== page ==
I asked this group why they thought bills are mostly left to the last 24 hours of the month?

Their responses included:

  • "Our firm has always done it that way."
  • "That is what all firms do."
  • "My partner said that is what his clients want."
  • "We are too busy doing legal work and meeting our billables during the month to do non-billable billing."

There was one response however that I thought was particularly enlightening.

One lawyer told me that in their firm, even if a matter finishes early in the month, it won’t get billed until the end of the month and that even if draft bills are prepared they sit on the partners' desk until end of the month. When I asked why they thought this happened the lawyer said this:

"If bills are sent out at various times during the month, the partner has no idea if they are going to reach their monthly billable hour targets. However, if all the draft time entries and draft bills are lined up together at the end of the month, the partner is able to calculate what the totality of all those bills are and is able to make any appropriate "adjustments" to ensure monthly targets are met or exceeded".

So there you have it. It seems some partners in some law firms calculate bills at the end of each month, not based on any contractual agreement with their clients, not based on their clients’ perception of value and not even based on the partner’s own perception of the value created on individual matters. Rather these bills are more reflective of an individual’s performance against their firm’s internal measurement - in this case their monthly budgets.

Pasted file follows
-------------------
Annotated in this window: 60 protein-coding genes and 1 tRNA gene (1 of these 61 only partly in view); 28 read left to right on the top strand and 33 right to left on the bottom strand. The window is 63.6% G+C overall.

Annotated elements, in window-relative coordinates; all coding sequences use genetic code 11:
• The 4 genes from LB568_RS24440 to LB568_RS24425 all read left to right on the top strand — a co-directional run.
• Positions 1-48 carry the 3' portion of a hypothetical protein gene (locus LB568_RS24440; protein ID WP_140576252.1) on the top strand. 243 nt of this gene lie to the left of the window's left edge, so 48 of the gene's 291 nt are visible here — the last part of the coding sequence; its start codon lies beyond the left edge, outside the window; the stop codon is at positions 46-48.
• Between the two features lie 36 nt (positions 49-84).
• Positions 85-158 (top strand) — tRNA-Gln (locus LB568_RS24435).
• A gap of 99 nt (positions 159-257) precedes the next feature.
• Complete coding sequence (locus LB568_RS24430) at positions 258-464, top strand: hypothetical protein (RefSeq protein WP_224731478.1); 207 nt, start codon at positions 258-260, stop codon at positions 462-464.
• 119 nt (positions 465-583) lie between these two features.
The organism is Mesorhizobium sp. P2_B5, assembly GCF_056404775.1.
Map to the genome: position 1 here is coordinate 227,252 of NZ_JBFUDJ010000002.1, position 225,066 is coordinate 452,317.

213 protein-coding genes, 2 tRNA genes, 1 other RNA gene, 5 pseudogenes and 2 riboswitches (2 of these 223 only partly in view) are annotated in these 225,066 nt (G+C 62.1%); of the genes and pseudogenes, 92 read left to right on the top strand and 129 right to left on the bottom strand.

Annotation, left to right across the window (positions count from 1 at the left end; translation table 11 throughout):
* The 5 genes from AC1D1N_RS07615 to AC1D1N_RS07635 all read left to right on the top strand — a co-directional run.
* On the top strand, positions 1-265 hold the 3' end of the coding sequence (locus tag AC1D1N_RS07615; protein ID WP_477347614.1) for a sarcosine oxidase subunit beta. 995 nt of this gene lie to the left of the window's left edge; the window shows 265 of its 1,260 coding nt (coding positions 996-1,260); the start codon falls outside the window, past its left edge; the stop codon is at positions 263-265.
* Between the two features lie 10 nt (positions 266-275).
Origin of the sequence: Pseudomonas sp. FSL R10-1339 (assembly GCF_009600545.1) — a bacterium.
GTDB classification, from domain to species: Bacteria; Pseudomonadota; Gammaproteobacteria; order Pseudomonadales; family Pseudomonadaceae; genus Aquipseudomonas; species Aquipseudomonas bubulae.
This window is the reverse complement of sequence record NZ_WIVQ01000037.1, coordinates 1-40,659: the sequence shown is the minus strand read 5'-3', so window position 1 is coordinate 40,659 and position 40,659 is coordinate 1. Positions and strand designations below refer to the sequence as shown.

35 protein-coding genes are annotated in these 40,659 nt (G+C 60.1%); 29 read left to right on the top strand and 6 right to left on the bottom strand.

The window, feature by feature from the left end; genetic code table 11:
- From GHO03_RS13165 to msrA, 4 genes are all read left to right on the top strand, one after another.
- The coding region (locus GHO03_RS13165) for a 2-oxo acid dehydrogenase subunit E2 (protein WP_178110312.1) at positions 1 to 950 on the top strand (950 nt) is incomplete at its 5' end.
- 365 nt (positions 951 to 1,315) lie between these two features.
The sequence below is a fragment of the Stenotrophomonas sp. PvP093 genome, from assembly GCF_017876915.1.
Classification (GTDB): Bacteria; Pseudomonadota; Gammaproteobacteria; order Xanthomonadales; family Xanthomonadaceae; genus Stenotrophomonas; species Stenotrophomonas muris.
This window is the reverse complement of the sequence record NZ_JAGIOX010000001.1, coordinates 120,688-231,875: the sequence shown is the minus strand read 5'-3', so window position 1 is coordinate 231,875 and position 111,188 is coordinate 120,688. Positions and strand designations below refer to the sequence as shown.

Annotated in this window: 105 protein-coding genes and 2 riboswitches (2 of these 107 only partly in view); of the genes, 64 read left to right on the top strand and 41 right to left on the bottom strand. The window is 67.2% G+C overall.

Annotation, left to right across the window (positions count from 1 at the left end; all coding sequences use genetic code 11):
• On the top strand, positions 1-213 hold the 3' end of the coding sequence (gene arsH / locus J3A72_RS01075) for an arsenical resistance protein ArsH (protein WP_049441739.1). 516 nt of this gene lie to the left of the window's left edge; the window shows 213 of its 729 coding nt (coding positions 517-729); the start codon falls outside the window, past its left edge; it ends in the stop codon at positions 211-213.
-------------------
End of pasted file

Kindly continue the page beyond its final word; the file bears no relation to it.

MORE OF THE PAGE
"What gets measured gets managed" is a quote often (erroneously) attributed to the late management guru Peter Drucker. Behavioural economist Dan Ariely however said, “You are what you measure.

The things that any organization track are the things everyone in the firm pays attention to so be very careful if you measure the wrong things. You will get the results you ask for. Track time and you will get time - one way or another.

In a previous post I gave some advice to clients who are silly enough to still use a law firm that bills them by time. Here is some more advice to such clients.

Instruct your law firm early in the month as, notwithstanding whatever your actual agreement is with your law firm, you are more likely than not to have longer time to pay your legal bill as you won't receive a bill until the beginning of the following month. Go and see them however in the last week of the month and you are likely to get a bill in a few days’ time!

For the law firms that don't bill by time and don't rely on time as the expression of value to their clients, most of this is not an issue. They instead commit to behaviours and processes that accord with the agreements they have in place with each client and measure what matters most to their clients - not those that simply accord with some outmoded and irrelevant internal measurement and reward system.